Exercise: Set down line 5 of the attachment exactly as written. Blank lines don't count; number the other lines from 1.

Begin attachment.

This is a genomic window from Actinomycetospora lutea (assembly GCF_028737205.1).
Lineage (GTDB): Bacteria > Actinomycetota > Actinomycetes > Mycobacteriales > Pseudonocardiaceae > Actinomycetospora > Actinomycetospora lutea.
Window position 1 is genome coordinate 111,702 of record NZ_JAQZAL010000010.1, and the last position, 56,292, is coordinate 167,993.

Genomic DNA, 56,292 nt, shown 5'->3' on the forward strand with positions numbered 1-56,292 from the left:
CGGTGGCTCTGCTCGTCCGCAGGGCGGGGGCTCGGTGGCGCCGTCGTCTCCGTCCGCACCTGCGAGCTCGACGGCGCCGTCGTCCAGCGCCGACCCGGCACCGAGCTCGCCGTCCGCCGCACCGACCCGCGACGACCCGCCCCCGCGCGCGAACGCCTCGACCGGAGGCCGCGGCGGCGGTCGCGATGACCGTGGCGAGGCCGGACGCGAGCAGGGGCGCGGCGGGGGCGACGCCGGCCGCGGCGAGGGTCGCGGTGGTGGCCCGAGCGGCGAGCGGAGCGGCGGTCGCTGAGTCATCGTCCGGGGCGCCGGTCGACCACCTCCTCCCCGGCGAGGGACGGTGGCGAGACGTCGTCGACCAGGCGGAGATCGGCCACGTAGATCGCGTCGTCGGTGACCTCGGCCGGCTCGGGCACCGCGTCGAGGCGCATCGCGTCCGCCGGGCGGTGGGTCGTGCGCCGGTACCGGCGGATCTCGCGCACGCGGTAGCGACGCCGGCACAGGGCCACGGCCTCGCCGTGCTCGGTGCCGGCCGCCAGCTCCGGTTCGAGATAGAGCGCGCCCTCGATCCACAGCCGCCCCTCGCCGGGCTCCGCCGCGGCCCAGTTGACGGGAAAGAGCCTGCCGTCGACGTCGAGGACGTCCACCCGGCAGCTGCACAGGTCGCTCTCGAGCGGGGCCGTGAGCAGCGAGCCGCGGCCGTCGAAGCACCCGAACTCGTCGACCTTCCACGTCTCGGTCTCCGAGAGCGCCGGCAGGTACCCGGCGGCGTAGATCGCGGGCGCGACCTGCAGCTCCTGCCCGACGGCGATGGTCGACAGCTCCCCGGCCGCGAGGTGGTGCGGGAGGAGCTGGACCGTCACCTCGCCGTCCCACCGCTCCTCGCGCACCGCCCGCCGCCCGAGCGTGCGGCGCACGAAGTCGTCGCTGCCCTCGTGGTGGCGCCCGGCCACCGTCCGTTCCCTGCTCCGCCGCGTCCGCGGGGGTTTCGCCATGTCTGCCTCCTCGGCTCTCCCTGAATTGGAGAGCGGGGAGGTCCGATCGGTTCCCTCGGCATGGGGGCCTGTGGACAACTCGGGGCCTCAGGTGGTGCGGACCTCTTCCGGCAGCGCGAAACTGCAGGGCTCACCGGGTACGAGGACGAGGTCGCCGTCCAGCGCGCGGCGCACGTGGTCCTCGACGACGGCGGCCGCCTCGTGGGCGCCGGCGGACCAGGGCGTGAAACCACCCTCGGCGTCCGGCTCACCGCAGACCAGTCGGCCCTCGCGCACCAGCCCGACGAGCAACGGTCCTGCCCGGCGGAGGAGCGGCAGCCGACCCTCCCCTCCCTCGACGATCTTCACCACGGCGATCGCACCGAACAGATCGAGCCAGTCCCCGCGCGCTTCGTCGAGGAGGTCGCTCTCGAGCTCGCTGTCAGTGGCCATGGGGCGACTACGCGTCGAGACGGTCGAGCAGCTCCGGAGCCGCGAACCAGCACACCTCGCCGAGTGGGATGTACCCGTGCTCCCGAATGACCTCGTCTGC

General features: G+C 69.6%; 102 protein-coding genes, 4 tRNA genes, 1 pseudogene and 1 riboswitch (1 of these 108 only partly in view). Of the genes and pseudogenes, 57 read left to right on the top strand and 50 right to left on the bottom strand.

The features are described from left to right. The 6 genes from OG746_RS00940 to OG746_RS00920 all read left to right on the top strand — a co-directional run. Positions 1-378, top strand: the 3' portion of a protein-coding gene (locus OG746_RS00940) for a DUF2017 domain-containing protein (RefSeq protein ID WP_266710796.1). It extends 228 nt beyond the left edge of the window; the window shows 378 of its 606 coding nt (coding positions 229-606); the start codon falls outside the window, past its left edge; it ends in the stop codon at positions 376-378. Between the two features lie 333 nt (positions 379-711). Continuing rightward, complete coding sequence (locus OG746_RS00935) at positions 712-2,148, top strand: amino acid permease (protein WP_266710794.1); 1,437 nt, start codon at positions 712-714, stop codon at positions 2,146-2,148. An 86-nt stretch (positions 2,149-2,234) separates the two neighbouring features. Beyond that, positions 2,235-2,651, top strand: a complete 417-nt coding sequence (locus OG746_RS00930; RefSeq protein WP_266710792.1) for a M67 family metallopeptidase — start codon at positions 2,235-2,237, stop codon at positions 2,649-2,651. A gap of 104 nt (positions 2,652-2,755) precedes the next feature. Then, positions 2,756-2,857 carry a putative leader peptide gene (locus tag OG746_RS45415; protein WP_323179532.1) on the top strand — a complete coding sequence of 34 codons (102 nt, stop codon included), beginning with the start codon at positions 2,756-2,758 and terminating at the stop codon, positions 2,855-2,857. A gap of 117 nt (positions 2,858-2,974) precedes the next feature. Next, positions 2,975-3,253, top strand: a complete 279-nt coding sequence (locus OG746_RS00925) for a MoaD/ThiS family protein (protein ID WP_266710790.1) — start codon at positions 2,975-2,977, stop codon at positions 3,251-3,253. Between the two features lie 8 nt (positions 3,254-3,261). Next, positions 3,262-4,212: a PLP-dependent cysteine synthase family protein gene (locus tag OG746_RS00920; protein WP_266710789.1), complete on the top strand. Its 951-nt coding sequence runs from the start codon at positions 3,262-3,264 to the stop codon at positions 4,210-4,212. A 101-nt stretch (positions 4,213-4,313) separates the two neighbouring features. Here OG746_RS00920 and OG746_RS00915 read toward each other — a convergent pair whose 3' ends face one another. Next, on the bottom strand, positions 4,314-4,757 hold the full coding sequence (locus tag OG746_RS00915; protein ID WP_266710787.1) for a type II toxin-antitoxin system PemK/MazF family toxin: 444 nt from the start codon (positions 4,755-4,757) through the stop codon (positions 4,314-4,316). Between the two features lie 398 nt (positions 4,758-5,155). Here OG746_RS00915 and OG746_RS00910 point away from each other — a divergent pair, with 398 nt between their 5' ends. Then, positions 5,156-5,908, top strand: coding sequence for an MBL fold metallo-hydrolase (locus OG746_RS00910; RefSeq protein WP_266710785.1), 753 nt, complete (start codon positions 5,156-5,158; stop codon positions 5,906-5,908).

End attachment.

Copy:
CGGTGGCTCTGCTCGTCCGCAGGGCGGGGGCTCGGTGGCGCCGTCGTCTCCGTCCGCACCTGCGAGCTCGACGGCGCCGTCGTCCAGCGCCGACCCGGCACCGAGCTCGCCGTCCGCCGCACCGACCCGCGACGACCCGCCCCCGCGCGCGAACGCCTCGACCGGAGGCCGCGGCGGCGGTCGCGATGACCGTGGCGAGGCCGGACGCGAGCAGGGGCGCGGCGGGGGCGACGCCGGCCGCGGCGAGGGTCGCGGTGGTGGCCCGAGCGGCGAGCGGAGCGGCGGTCGCTGAGTCATCGTCCGGGGCGCCGGTCGACCACCTCCTCCCCGGCGAGGGACGGTGGCGAGACGTCGTCGACCAGGCGGAGATCGGCCACGTAGATCGCGTCGTCGGTGACCTCGGCCGGCTCGGGCACCGCGTCGAGGCGCATCGCGTCCGCCGGGCGGTGGGTCGTGCGCCGGTACCGGCGGATCTCGCGCACGCGGTAGCGACGCCGGCACAGGGCCACGGCCTCGCCGTGCTCGGTGCCGGCCGCCAGCTCCGGTTCGAGATAGAGCGCGCCCTCGATCCACAGCCGCCCCTCGCCGGGCTCCGCCGCGGCCCAGTTGACGGGAAAGAGCCTGCCGTCGACGTCGAGGACGTCCACCCGGCAGCTGCACAGGTCGCTCTCGAGCGGGGCCGTGAGCAGCGAGCCGCGGCCGTCGAAGCACCCGAACTCGTCGACCTTCCACGTCTCGGTCTCCGAGAGCGCCGGCAGGTACCCGGCGGCGTAGATCGCGGGCGCGACCTGCAGCTCCTGCCCGACGGCGATGGTCGACAGCTCCCCGGCCGCGAGGTGGTGCGGGAGGAGCTGGACCGTCACCTCGCCGTCCCACCGCTCCTCGCGCACCGCCCGCCGCCCGAGCGTGCGGCGCACGAAGTCGTCGCTGCCCTCGTGGTGGCGCCCGGCCACCGTCCGTTCCCTGCTCCGCCGCGTCCGCGGGGGTTTCGCCATGTCTGCCTCCTCGGCTCTCCCTGAATTGGAGAGCGGGGAGGTCCGATCGGTTCCCTCGGCATGGGGGCCTGTGGACAACTCGGGGCCTCAGGTGGTGCGGACCTCTTCCGGCAGCGCGAAACTGCAGGGCTCACCGGGTACGAGGACGAGGTCGCCGTCCAGCGCGCGGCGCACGTGGTCCTCGACGACGGCGGCCGCCTCGTGGGCGCCGGCGGACCAGGGCGTGAAACCACCCTCGGCGTCCGGCTCACCGCAGACCAGTCGGCCCTCGCGCACCAGCCCGACGAGCAACGGTCCTGCCCGGCGGAGGAGCGGCAGCCGACCCTCCCCTCCCTCGACGATCTTCACCACGGCGATCGCACCGAACAGATCGAGCCAGTCCCCGCGCGCTTCGTCGAGGAGGTCGCTCTCGAGCTCGCTGTCAGTGGCCATGGGGCGACTACGCGTCGAGACGGTCGAGCAGCTCCGGAGCCGCGAACCAGCACACCTCGCCGAGTGGGATGTACCCGTGCTCCCGAATGACCTCGTCTGC